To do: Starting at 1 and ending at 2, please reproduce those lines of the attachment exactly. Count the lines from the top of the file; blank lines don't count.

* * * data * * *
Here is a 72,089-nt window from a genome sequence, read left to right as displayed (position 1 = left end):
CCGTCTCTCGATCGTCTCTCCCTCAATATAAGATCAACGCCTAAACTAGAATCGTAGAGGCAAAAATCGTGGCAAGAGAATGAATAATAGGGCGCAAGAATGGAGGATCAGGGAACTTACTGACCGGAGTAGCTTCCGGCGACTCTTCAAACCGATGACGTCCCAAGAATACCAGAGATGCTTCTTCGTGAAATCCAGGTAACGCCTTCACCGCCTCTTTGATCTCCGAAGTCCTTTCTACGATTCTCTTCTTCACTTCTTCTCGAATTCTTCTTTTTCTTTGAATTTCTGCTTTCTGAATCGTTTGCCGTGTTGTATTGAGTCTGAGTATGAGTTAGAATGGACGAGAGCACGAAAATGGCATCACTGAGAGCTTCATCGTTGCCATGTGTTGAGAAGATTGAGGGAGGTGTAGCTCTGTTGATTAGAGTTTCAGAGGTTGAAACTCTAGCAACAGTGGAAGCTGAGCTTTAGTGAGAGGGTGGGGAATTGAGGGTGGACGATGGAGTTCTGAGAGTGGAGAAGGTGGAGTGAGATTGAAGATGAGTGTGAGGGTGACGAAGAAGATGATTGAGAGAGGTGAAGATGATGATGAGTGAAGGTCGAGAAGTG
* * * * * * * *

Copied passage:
Here is a 72,089-nt window from a genome sequence, read left to right as displayed (position 1 = left end):
CCGTCTCTCGATCGTCTCTCCCTCAATATAAGATCAACGCCTAAACTAGAATCGTAGAGGCAAAAATCGTGGCAAGAGAATGAATAATAGGGCGCAAGAATGGAGGATCAGGGAACTTACTGACCGGAGTAGCTTCCGGCGACTCTTCAAACCGATGACGTCCCAAGAATACCAGAGATGCTTCTTCGTGAAATCCAGGTAACGCCTTCACCGCCTCTTTGATCTCCGAAGTCCTTTCTACGATTCTCTTCTTCACTTCTTCTCGAATTCTTCTTTTTCTTTGAATTTCTGCTTTCTGAATCGTTTGCCGTGTTGTATTGAGTCTGAGTATGAGTTAGAATGGACGAGAGCACGAAAATGGCATCACTGAGAGCTTCATCGTTGCCATGTGTTGAGAAGATTGAGGGAGGTGTAGCTCTGTTGATTAGAGTTTCAGAGGTTGAAACTCTAGCAACAGTGGAAGCTGAGCTTTAGTGAGAGGGTGGGGAATTGAGGGTGGACGATGGAGTTCTGAGAGTGGAGAAGGTGGAGTGAGATTGAAGATGAGTGTGAGGGTGACGAAGAAGATGATTGAGAGAGGTGAAGATGATGATGAGTGAAGGTCGAGAAGTG